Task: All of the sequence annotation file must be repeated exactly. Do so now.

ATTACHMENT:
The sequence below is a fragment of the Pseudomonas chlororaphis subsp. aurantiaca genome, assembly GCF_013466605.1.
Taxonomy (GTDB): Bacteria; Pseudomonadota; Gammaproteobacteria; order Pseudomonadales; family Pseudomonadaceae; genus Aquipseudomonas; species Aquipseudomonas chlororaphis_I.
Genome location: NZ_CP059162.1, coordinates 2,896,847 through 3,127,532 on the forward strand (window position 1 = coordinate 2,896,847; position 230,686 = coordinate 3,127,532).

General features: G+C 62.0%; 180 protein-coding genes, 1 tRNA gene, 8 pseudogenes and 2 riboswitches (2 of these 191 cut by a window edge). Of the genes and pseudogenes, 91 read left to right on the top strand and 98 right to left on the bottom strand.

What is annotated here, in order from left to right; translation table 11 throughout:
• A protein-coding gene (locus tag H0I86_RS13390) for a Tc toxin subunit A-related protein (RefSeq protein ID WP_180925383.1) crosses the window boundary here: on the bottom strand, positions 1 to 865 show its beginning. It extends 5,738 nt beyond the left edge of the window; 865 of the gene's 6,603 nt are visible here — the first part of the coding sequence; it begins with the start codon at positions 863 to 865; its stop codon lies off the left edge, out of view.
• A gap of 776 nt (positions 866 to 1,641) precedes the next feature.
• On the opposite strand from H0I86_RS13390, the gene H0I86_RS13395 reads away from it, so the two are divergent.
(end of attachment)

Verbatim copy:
The sequence below is a fragment of the Pseudomonas chlororaphis subsp. aurantiaca genome, assembly GCF_013466605.1.
Taxonomy (GTDB): Bacteria; Pseudomonadota; Gammaproteobacteria; order Pseudomonadales; family Pseudomonadaceae; genus Aquipseudomonas; species Aquipseudomonas chlororaphis_I.
Genome location: NZ_CP059162.1, coordinates 2,896,847 through 3,127,532 on the forward strand (window position 1 = coordinate 2,896,847; position 230,686 = coordinate 3,127,532).

General features: G+C 62.0%; 180 protein-coding genes, 1 tRNA gene, 8 pseudogenes and 2 riboswitches (2 of these 191 cut by a window edge). Of the genes and pseudogenes, 91 read left to right on the top strand and 98 right to left on the bottom strand.

What is annotated here, in order from left to right; translation table 11 throughout:
• A protein-coding gene (locus tag H0I86_RS13390) for a Tc toxin subunit A-related protein (RefSeq protein ID WP_180925383.1) crosses the window boundary here: on the bottom strand, positions 1 to 865 show its beginning. It extends 5,738 nt beyond the left edge of the window; 865 of the gene's 6,603 nt are visible here — the first part of the coding sequence; it begins with the start codon at positions 863 to 865; its stop codon lies off the left edge, out of view.
• A gap of 776 nt (positions 866 to 1,641) precedes the next feature.
• On the opposite strand from H0I86_RS13390, the gene H0I86_RS13395 reads away from it, so the two are divergent.